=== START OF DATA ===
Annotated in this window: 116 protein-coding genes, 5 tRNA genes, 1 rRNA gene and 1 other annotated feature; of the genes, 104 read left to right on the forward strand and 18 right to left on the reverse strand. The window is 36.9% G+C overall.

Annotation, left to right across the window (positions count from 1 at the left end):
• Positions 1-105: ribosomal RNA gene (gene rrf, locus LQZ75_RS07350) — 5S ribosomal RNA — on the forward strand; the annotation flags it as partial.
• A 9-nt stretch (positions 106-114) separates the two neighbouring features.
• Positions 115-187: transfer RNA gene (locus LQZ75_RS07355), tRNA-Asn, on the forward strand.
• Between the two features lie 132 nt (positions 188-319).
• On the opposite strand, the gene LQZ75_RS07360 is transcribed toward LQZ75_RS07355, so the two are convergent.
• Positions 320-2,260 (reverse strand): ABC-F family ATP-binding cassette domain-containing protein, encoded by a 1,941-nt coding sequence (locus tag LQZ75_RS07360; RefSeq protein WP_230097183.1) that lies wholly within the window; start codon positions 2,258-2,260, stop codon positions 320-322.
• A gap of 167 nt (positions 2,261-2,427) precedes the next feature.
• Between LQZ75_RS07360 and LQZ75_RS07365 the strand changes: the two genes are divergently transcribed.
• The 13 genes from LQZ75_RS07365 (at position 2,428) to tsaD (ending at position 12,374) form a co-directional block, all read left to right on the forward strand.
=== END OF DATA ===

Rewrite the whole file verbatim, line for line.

Annotated in this window: 116 protein-coding genes, 5 tRNA genes, 1 rRNA gene and 1 other annotated feature; of the genes, 104 read left to right on the forward strand and 18 right to left on the reverse strand. The window is 36.9% G+C overall.

Annotation, left to right across the window (positions count from 1 at the left end):
• Positions 1-105: ribosomal RNA gene (gene rrf, locus LQZ75_RS07350) — 5S ribosomal RNA — on the forward strand; the annotation flags it as partial.
• A 9-nt stretch (positions 106-114) separates the two neighbouring features.
• Positions 115-187: transfer RNA gene (locus LQZ75_RS07355), tRNA-Asn, on the forward strand.
• Between the two features lie 132 nt (positions 188-319).
• On the opposite strand, the gene LQZ75_RS07360 is transcribed toward LQZ75_RS07355, so the two are convergent.
• Positions 320-2,260 (reverse strand): ABC-F family ATP-binding cassette domain-containing protein, encoded by a 1,941-nt coding sequence (locus tag LQZ75_RS07360; RefSeq protein WP_230097183.1) that lies wholly within the window; start codon positions 2,258-2,260, stop codon positions 320-322.
• A gap of 167 nt (positions 2,261-2,427) precedes the next feature.
• Between LQZ75_RS07360 and LQZ75_RS07365 the strand changes: the two genes are divergently transcribed.
• The 13 genes from LQZ75_RS07365 (at position 2,428) to tsaD (ending at position 12,374) form a co-directional block, all read left to right on the forward strand.